The Bell Jar by Sylvia Plath
First sentence: "It was a queer, sultry summer, the summer they electrocuted the Rosenburgs, and I didn't know what I was doing in New York."
Quote #1: "Physics made me sick the whole time I learned it. What I couldn't stand was this shrinking everything into letters and numbers. Instead of leaf shapes and enlarged diagrams of the holes the leaves breathe through and fascinating words like carotene and xanthophyll on the blackboard, there were these hideous, cramped, scorpion-lettered formulas in Mr. Manzi's special red chalk."
Quote #2: "People were made of nothing so much as dust, and I couldn't see that doctoring all that dust was a bit better than writing poems people would remember and repeat to themselves when they were unhappy or sick and couldn't sleep."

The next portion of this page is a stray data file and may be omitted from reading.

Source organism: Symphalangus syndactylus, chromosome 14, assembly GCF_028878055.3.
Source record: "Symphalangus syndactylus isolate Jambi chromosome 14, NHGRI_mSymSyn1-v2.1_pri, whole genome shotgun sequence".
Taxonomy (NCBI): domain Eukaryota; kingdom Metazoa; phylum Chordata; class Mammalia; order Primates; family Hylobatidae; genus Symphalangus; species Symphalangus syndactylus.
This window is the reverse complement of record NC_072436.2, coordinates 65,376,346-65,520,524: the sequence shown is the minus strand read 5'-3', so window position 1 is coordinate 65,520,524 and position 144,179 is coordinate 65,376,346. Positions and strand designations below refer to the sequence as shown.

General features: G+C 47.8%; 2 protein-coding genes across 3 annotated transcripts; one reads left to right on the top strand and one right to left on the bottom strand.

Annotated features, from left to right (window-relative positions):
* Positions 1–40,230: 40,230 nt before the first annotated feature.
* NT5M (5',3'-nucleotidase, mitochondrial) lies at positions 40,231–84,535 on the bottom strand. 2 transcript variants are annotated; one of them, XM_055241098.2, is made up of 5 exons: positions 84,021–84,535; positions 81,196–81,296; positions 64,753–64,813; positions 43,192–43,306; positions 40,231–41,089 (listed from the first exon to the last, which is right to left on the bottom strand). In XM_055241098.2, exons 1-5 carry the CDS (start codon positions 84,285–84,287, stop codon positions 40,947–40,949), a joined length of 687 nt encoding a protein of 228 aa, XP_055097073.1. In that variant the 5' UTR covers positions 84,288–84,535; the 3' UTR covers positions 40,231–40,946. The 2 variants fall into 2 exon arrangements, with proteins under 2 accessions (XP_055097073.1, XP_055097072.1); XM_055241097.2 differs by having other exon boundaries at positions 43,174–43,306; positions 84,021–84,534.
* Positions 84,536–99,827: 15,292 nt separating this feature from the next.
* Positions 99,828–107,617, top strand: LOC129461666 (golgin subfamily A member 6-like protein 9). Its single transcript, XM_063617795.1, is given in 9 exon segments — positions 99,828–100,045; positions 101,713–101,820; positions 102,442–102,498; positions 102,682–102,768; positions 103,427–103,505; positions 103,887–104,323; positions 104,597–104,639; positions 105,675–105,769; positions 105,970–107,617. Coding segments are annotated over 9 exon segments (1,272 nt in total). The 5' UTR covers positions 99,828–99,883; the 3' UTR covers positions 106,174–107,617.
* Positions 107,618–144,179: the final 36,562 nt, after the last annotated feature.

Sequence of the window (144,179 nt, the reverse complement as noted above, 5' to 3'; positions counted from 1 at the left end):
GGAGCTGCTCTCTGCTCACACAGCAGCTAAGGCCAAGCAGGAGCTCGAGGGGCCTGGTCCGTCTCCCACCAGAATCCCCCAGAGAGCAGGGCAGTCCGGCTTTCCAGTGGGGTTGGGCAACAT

Quote #3: "Once when I visited Buddy I found Mrs. Willard braiding a rug out of strips of wool from Mr. Willard's old suits. She'd spent weeks on that rug, and I had admired the tweedy browns and greens and blues patterning the braid, but after Mrs. Willard was through, instead of hanging the rug on the wall the way I would have done, she put it down in place of her kitchen mat, and in a few days it was soiled and dull and indistinguishable from any mat you could buy for under a dollar in the five and ten."
Last sentence: "The eyes and the faces all turned themselves toward me, and guiding myself by them, as by a magical thread, I stepped into the room.
Next up: Peter Pan by J.M. Barrie